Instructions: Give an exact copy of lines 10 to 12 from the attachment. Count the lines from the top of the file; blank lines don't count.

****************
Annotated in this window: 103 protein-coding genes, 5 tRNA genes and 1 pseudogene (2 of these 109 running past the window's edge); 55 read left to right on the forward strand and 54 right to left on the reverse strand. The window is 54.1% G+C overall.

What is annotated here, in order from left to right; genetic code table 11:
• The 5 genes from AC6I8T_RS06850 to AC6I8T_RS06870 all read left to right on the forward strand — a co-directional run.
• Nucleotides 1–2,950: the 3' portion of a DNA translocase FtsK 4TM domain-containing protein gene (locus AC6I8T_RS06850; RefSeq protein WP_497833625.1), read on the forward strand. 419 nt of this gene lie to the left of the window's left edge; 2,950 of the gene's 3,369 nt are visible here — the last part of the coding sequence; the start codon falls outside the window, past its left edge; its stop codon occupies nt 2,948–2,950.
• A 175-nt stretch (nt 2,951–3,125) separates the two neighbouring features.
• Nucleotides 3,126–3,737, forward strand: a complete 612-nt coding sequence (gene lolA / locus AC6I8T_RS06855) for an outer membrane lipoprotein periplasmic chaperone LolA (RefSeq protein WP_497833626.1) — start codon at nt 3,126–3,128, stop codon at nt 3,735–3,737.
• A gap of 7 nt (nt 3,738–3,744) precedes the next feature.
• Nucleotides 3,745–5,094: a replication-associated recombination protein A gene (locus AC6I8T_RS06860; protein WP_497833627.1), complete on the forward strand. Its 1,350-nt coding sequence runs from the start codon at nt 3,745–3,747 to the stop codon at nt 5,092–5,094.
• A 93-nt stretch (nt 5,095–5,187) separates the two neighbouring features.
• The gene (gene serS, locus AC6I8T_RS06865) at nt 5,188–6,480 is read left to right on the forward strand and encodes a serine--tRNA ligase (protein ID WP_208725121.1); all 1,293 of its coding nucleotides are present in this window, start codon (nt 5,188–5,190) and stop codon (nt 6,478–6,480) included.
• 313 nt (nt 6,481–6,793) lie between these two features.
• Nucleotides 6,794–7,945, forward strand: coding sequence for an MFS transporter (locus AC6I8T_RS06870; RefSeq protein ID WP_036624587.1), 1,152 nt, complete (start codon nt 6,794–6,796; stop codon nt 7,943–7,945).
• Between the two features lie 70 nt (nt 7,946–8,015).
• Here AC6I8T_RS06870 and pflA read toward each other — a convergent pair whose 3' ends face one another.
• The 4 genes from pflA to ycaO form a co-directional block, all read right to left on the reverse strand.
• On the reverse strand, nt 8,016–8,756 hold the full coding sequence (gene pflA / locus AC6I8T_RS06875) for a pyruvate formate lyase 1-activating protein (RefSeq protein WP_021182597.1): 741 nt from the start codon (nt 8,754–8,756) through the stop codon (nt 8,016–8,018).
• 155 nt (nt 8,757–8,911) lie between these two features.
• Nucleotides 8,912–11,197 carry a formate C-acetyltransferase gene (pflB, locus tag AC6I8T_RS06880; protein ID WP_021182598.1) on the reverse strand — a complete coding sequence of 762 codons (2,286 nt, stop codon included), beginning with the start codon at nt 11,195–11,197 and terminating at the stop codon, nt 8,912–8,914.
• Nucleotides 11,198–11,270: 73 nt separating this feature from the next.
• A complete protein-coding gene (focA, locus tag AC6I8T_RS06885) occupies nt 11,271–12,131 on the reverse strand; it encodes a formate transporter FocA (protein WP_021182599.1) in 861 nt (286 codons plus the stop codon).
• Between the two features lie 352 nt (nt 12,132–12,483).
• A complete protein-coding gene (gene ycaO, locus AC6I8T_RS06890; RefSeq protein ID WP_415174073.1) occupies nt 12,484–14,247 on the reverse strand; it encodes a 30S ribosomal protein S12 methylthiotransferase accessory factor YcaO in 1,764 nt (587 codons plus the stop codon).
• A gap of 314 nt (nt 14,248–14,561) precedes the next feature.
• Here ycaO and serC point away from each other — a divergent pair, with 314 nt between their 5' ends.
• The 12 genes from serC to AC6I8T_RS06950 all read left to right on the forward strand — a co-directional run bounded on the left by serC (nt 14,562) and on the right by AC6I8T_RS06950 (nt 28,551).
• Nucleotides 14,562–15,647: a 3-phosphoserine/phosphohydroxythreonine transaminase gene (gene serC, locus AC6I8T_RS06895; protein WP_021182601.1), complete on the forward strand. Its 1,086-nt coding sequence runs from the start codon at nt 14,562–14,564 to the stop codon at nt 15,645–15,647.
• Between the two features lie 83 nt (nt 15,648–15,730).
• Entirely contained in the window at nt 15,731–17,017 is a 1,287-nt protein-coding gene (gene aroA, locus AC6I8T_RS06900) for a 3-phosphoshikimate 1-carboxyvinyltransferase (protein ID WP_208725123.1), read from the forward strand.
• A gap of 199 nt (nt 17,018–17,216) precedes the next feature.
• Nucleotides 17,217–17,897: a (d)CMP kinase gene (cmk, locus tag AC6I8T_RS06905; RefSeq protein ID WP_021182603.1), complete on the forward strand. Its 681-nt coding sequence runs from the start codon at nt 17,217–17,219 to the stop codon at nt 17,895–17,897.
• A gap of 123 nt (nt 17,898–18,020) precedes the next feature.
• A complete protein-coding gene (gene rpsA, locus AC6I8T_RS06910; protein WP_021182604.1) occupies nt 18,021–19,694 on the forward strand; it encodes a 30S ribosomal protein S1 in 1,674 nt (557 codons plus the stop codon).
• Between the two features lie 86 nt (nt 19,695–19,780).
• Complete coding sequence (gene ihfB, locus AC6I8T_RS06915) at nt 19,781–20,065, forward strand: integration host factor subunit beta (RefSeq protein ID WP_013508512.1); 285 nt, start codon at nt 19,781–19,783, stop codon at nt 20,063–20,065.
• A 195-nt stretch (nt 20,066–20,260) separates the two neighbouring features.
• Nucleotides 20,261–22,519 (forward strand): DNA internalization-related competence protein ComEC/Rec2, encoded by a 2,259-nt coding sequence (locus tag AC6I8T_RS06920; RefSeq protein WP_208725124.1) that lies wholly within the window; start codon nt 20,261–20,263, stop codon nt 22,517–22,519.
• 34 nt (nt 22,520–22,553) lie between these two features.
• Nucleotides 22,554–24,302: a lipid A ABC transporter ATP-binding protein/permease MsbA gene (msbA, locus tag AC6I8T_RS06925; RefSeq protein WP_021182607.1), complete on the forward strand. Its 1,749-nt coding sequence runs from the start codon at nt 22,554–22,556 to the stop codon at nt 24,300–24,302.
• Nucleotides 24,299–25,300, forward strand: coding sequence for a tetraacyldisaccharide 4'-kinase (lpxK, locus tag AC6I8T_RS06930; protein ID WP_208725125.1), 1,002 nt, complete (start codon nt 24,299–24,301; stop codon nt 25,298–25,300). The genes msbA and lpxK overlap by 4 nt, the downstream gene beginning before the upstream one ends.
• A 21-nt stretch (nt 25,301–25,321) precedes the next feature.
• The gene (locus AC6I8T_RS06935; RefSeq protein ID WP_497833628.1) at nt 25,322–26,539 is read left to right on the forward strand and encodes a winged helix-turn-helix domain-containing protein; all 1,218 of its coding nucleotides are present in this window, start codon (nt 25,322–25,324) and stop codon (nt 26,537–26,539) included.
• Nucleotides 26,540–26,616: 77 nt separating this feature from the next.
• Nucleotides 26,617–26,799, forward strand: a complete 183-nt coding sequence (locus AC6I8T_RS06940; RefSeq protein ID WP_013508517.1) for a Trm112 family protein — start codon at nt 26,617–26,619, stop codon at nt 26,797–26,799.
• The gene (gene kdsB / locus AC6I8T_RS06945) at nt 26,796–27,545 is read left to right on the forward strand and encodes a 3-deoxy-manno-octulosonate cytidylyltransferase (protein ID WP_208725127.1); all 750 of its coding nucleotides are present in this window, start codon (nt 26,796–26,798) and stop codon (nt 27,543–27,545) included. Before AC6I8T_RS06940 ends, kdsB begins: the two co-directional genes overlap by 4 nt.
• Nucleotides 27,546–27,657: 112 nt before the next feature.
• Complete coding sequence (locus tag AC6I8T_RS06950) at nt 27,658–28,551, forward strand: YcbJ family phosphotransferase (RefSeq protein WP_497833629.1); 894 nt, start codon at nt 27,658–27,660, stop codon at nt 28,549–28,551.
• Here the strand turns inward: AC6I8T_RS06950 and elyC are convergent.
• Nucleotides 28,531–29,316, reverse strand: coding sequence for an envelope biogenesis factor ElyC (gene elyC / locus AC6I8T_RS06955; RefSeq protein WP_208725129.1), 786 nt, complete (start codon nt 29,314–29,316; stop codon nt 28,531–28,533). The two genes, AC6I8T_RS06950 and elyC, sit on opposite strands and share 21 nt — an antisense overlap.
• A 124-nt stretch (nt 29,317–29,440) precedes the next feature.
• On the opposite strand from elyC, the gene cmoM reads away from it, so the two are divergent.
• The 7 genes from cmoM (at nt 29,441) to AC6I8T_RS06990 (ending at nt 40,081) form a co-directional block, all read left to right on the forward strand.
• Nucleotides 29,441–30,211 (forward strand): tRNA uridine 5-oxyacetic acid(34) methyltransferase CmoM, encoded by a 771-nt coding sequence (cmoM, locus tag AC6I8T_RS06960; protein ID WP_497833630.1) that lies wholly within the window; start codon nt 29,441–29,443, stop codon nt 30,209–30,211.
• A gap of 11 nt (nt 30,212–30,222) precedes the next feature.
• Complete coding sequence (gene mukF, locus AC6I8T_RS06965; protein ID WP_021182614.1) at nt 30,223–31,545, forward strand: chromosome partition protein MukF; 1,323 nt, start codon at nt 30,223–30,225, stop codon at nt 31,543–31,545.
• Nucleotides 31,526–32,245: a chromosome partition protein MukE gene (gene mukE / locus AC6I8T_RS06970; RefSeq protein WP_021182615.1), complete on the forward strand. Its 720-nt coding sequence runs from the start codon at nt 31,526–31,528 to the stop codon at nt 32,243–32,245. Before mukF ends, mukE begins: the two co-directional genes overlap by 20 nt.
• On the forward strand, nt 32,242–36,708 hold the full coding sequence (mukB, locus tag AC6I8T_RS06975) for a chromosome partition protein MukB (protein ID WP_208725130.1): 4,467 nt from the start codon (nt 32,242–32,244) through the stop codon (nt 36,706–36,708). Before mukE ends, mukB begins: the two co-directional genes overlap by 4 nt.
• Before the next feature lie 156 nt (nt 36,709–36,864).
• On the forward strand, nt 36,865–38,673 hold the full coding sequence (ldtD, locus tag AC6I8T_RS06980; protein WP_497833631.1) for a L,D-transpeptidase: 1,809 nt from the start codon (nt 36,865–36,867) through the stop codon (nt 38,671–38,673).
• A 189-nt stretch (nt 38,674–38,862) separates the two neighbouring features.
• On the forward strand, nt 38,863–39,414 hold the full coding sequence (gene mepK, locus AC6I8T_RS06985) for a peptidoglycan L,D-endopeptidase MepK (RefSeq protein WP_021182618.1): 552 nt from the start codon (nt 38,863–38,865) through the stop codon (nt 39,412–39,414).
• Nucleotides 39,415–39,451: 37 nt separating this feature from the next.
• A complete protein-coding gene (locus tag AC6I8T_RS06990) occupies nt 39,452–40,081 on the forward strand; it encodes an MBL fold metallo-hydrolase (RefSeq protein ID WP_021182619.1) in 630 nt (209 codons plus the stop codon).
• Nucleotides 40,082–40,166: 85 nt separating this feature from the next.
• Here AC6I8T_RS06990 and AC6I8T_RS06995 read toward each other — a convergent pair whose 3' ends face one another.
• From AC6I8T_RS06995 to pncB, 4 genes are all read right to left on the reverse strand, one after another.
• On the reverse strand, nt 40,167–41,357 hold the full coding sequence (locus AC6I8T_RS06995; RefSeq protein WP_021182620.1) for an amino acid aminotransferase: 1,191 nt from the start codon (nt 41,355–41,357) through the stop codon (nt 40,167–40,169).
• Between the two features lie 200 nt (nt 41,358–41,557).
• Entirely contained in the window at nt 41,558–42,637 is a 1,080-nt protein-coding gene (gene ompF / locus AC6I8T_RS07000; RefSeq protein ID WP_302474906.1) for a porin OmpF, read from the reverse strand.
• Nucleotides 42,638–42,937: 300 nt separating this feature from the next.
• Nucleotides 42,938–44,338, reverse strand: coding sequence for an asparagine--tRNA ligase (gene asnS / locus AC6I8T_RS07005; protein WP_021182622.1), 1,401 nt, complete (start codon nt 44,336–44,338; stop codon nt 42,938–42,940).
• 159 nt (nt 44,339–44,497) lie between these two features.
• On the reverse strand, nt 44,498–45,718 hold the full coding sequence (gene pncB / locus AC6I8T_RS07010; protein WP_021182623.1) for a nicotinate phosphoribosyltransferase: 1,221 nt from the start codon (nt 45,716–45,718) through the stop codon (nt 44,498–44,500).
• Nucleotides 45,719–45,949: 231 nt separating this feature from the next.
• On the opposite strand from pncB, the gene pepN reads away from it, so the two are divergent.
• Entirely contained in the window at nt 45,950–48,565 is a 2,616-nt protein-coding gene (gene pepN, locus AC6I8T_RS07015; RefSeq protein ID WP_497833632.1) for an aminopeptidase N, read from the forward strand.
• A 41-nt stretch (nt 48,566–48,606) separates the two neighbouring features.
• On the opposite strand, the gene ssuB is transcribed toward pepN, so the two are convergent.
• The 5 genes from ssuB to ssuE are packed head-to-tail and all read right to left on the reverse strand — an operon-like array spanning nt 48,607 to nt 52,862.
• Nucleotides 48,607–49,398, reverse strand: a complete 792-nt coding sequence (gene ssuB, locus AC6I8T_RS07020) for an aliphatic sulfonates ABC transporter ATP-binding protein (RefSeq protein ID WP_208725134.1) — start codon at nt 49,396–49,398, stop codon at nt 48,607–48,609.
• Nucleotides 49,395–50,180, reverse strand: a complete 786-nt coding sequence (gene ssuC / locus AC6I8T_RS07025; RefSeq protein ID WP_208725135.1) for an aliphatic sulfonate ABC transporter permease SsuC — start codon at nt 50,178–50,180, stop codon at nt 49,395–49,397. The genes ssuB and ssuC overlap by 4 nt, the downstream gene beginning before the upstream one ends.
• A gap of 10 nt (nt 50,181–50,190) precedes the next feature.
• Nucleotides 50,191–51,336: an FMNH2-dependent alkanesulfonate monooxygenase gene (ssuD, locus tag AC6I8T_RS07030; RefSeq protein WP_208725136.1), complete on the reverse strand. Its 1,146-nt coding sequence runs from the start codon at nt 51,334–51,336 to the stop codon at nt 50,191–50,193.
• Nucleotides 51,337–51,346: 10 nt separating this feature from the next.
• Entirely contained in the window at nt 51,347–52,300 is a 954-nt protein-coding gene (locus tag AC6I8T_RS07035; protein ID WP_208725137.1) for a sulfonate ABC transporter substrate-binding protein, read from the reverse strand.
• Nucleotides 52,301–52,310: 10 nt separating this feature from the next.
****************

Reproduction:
• The gene (gene serS, locus AC6I8T_RS06865) at nt 5,188–6,480 is read left to right on the forward strand and encodes a serine--tRNA ligase (protein ID WP_208725121.1); all 1,293 of its coding nucleotides are present in this window, start codon (nt 5,188–5,190) and stop codon (nt 6,478–6,480) included.
• 313 nt (nt 6,481–6,793) lie between these two features.
• Nucleotides 6,794–7,945, forward strand: coding sequence for an MFS transporter (locus AC6I8T_RS06870; RefSeq protein ID WP_036624587.1), 1,152 nt, complete (start codon nt 6,794–6,796; stop codon nt 7,943–7,945).